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In a couple videos last month about American .22 LR rimfire training rifles, I got a surprising number of comments from viewers who did not understand why a military would train with a .22 caliber rifle instead of their actual issue cartridge. There were enough of these comments that I decided it would be worthwhile to make this short video explaining the rationale, because the question suggests a fundamental misunderstanding that should be addressed.
Basically, it is done because learning to shoot with a small and very light cartridge allows the trainee to understand and practice the fundamentals of shooting (sight picture, sight alignment, trigger control, and followthrough) without the distraction of recoil. What seems to be fairly widely misunderstood is that those fundamental skills translate extremely well between different guns and different types of shooting. Someone who is a good shot with a .22 will have a pretty easy time adapting to shooting a more powerful rifle like a 1903 Springfield, while a novice shooter introduced to the Springfield as their first rifle will have a much more difficult time learning proper shooting fundamentals.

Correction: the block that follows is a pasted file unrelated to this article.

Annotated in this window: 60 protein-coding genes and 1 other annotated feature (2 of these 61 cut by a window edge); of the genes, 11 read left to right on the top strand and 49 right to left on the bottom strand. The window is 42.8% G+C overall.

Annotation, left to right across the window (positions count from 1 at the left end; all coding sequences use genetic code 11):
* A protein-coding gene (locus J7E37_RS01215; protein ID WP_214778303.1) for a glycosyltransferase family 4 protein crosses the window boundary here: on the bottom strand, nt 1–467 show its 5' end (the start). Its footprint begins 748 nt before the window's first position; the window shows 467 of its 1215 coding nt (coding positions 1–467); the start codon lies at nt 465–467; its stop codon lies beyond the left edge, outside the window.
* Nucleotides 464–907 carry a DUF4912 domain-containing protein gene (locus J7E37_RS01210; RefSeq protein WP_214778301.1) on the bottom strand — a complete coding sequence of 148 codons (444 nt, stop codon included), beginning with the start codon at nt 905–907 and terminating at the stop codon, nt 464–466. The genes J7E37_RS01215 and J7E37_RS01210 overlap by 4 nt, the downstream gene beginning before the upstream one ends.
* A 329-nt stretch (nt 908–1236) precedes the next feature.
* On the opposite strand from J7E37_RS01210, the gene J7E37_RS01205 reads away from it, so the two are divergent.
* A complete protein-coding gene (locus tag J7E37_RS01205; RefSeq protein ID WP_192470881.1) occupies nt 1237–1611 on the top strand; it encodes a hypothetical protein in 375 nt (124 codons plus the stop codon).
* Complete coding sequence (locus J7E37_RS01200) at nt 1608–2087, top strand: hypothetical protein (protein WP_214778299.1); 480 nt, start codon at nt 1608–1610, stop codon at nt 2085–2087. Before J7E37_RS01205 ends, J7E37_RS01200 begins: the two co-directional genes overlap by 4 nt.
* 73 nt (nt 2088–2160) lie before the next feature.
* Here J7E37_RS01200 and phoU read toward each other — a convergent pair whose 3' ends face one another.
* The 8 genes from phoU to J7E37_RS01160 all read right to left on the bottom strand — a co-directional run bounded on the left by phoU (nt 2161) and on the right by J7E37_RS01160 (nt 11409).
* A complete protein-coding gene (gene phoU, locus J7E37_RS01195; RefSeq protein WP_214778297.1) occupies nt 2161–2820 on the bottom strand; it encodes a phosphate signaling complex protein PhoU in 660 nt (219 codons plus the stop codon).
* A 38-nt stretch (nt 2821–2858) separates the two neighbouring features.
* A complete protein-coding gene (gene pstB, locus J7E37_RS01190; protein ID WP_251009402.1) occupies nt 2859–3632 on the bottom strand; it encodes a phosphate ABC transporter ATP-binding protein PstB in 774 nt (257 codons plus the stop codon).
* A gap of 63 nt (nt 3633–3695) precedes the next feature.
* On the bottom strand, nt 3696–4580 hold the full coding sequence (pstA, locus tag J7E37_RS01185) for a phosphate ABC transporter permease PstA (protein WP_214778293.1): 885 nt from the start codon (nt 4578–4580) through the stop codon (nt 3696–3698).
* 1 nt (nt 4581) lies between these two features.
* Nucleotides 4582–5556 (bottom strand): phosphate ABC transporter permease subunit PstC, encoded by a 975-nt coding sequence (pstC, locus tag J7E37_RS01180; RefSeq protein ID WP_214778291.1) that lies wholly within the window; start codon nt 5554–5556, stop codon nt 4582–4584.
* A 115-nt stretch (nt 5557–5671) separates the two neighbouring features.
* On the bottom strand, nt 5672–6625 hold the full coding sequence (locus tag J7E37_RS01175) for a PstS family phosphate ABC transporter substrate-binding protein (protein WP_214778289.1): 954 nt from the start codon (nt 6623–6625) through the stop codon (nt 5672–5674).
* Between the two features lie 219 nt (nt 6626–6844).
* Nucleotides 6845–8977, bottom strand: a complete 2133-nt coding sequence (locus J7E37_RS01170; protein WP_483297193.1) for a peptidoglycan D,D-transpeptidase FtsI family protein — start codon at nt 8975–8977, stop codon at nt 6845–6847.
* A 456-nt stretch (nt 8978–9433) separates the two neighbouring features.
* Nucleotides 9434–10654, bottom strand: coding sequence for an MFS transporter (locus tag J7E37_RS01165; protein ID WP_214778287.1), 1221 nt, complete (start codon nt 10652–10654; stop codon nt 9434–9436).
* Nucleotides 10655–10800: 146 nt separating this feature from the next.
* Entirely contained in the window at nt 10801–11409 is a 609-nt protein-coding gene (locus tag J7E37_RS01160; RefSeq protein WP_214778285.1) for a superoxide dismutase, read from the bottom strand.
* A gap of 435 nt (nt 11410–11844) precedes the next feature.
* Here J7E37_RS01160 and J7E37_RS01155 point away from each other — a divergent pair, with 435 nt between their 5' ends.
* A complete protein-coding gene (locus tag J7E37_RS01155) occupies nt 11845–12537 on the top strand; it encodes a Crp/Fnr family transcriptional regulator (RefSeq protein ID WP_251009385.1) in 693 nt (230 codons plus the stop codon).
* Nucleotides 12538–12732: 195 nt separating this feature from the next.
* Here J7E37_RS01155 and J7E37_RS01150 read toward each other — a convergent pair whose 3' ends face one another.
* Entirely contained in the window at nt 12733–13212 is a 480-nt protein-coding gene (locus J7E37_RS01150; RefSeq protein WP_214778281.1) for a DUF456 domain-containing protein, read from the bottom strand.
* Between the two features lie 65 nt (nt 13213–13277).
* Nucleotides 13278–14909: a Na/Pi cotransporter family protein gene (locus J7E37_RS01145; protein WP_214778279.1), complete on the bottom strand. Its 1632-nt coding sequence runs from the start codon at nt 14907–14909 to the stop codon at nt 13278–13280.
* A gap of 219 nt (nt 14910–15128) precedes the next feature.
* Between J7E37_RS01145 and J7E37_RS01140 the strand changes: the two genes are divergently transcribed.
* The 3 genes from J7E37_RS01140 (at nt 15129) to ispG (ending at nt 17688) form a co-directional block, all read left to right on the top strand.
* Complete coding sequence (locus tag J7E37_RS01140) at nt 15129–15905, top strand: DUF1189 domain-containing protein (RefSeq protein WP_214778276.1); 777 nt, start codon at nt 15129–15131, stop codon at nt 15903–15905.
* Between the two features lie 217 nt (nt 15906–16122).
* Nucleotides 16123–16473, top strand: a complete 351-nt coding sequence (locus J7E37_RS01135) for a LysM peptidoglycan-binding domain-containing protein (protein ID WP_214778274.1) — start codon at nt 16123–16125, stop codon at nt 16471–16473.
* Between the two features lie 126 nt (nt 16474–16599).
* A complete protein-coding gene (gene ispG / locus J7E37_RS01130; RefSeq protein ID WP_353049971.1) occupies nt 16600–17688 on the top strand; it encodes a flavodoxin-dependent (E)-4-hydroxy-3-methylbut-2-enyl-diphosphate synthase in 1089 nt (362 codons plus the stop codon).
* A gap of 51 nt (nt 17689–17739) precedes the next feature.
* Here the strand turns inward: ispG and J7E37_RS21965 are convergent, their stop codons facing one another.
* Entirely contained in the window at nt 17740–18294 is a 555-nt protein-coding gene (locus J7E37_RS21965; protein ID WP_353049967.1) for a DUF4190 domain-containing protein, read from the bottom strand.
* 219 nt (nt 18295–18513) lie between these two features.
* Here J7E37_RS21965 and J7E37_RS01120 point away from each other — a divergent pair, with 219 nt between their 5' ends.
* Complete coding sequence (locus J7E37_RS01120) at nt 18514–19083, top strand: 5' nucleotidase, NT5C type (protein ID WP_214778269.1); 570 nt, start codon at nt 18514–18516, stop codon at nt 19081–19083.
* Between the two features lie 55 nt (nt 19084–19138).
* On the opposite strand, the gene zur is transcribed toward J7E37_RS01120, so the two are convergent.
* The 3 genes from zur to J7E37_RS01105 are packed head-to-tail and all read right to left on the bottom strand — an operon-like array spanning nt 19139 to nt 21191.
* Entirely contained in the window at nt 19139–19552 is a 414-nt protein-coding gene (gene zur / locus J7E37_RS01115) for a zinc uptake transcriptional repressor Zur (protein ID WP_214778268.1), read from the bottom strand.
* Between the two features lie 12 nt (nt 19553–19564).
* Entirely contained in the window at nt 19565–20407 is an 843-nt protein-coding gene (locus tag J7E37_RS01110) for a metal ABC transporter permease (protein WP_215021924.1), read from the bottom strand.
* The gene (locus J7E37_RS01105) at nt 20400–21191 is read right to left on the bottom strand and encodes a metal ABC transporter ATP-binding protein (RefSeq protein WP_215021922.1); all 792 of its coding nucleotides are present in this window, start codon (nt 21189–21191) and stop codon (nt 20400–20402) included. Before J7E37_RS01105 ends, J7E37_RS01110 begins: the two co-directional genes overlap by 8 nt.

This, of course, applies equally to civilian shooting as it does to military training.
At Forgotten Weapons I think the most interesting guns out there are the most obscure ones. I try to search out experimental and prototype weapons and show you how they work, in addition to more conventional guns that you may not have heard of before. You’re much more likely to find a video on the Cei Rigotti or Webley-Fosbery here than an AR or Glock. So, do you want to learn about something new today? Then stick around!